Aimlessness or Apranahita literally means ‘to place nothing in front’ and is used to designate someone who has no aims for the future. This is the definition of Apranahita from Wikipedia. This word originates from Theravada Buddhism and has profound value in the whole concept of Enlightenment and spiritual realisation. It is the first step towards detachment and the very first lesson taught while on your path to spiritual enlightenment. Today we all have aims and goals. Both these words mean the same. We have goals set to achieve a certain amount of money, to buy a certain home or car. We have a goal for our business, our family, and we also aim to be happy wherein happiness means achieving one or all of the above. Some have goals to find everlasting love, some aim to be the best entrepreneur, some writers, actors, lovers etc. There is no end to this whole concept of aim. Once we achieve one aim, we move on to another. It is as if the whole concept of aims and goals is ceaseless. It goes on and on. We get some kind of an adrenaline rush in seeing our goals fulfilled and then immediately we have another one. So the chase goes on and on and on. Have you ever been aimless? Take a moment to answer this question.
Have you ever sat aimlessly in your life with nothing to achieve, nowhere to go and nothing to do?
The answer is NO. You and I have always been chasing goals and aims. We have one to go and another to follow. Until a year ago I had assigned a very big goal to myself. This goal made it impossible for me to sleep. My mind would be up trying to work ways and means to help me achieve it. I began working relentlessly towards achieving this. Every time I faced failure, I felt the pain and despair. I was dejected 100 times and happy just once when I achieved this nonsensical goal. When I decided to assign myself another bigger benchmark, I stumbled upon the concept of Apranahita (AIMLESSNESS). And I said to myself, ‘I’ll give myself thirty days to be aimless and see what happens’. The result was happiness, bliss, and a stress free life. Mediocrity and modesty about doing nothing and not wanting to achieve anything and simply being in the moment. Do you get it, how important it is to STOP? How important it is to be aimless, to not do or run after something. If you haven’t still understood this then give yourself fourteen days of aimlessness and see how it feels. I am certain you will write to me and share your blissful realisations.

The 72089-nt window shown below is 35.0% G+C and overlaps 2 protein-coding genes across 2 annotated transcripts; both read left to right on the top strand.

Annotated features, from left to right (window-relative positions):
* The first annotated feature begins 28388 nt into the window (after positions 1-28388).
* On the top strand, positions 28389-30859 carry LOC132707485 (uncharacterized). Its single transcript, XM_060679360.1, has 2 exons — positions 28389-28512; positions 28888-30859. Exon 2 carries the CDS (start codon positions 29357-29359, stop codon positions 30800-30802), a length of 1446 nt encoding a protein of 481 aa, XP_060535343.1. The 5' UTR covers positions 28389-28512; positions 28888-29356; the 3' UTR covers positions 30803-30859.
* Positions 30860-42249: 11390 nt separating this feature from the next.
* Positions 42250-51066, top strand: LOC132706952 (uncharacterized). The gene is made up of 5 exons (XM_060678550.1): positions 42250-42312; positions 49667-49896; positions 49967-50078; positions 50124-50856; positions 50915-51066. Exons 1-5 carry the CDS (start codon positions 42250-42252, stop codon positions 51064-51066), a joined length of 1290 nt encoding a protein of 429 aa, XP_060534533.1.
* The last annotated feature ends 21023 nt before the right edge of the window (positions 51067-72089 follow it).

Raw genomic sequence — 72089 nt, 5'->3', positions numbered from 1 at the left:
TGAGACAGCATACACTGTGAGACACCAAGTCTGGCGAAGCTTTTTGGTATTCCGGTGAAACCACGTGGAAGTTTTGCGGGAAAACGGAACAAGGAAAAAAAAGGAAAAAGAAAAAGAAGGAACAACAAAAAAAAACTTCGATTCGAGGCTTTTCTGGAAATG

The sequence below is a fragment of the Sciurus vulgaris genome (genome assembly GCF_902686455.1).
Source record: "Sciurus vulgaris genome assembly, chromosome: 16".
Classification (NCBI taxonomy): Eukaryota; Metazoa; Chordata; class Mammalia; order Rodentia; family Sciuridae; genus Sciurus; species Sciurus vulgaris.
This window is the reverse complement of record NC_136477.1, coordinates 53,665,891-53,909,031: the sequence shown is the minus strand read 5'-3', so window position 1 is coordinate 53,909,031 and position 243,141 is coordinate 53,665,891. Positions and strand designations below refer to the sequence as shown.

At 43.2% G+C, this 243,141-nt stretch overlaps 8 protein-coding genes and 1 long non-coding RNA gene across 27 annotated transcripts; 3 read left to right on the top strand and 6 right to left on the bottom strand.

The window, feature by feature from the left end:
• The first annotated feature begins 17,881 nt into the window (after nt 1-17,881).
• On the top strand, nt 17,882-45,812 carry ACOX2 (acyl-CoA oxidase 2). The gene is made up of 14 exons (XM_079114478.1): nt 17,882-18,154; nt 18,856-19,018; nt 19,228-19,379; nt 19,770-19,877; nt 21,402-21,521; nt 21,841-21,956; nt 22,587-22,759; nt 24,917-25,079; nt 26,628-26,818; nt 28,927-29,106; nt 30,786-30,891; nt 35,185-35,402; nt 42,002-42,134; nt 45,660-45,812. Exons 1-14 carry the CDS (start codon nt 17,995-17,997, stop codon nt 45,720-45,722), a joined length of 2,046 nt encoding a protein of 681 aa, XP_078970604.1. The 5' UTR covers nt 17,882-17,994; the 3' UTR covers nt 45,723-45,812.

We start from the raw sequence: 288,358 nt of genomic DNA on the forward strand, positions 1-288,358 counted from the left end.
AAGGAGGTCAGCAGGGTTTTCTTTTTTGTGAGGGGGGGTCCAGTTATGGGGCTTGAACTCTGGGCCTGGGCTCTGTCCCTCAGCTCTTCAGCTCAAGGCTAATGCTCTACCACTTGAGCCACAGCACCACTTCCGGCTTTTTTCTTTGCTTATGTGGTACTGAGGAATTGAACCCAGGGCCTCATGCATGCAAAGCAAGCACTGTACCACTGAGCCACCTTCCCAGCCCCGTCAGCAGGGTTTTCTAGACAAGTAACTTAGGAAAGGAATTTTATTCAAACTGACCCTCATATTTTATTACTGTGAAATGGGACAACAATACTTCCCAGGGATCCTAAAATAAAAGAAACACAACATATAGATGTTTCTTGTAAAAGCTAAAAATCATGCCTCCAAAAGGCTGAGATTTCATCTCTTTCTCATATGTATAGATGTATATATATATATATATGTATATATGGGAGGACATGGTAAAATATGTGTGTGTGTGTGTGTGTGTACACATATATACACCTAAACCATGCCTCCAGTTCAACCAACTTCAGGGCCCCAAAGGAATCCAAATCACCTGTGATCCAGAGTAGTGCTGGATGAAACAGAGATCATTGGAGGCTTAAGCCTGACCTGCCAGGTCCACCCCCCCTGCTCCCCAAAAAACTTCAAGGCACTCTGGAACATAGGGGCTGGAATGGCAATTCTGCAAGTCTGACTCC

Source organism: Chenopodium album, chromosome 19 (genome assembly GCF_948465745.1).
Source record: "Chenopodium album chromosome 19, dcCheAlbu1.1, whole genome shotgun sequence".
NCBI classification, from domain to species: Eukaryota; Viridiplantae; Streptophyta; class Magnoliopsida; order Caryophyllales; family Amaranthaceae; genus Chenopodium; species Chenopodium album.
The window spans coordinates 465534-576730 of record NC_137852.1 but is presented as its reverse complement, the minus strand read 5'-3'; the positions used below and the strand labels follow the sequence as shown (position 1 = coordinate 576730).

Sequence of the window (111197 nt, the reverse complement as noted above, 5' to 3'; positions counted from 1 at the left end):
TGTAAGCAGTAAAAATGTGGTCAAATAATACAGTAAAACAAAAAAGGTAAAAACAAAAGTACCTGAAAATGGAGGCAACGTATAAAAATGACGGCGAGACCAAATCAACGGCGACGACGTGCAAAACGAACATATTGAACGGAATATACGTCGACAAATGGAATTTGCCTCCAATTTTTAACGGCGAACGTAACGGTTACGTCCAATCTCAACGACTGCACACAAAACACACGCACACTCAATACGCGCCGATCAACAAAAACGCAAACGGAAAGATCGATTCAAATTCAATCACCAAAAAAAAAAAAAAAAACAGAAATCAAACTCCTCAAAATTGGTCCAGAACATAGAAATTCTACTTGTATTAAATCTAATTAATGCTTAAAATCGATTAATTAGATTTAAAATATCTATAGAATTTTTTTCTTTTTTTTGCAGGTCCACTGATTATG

There is immense power in being aimless. There is immense joy in doing nothing. I would like to share a short story I read in ThichNhat Hanh’s book. One day a farmer lost all his cows. They just fled due to a stormy night. The farmer was perplexed and kept running home to home, places to look for his cow. While looking he kept sharing the pain and loss he would suffer if he didn’t get his cows back. While in search of his precious belonging he stumbled upon Buddha. Buddha was addressing his disciples and explaining the essence of aimlessness when he was interrupted by this worried and harried farmer. The farmer asked Buddha if he had seen his cows and Buddha replied with a no. To this the farmer ranted about his miserable life if he didn’t find his prized possession. The Buddha felt very compassionate towards him but could not help him out of his misery. As the man left, Buddha turned to his disciples and said, ‘Good we don’t have the cows, we don’t need to be worried.”
This is what aimlessness does to you – you are never worried and you are never in a rush to go anywhere. You are just here and living the moment. I completely agree with the Buddhist approach of Apranahita. I know you will find this amusing to be aimless and goalless. Some of you may even laugh at me. But trust me, the best way to test this concept is to go aimless for a few days and see the results for yourself. Just keep all your goals aside and do what you do without any ambition, aspiration or goal. Just do something because you like it or feel passionately for not because it is going to take you some place or get you something. You need to STOP like I did few years ago. I lead a very simple life- I love to spend time with my daughter, husband and dog. Whenever a friend calls me I am always available. I always have the time to be with my parents and help them through old age and sickness. I always have the time to speak to my clients who are in distress and guide them through. I always have the time for a peaceful sleep and ten minutes of meditation. These are the rewards of going aimless and yet doing what you love to do. I love being a Tarot reader and a writer and nowhere have I compromised professionally or personally. I am just goalless, aimless and I am happy.
Hope you too choose happiness over misery (Dukkha). Realise the essence of Impermanence (Anicca) and be aimless. Stop and look at the beauty of life and make time to bask in its glory.
If you liked this article, then hit the button ‘subscribe’ to receive regular updates on coaching modules and new write ups. Karmel Nair is a Certified Life Coach, Psychotherapist and 52 times Published Global Author. For queries, feel free to write to her at firstname.lastname@example.org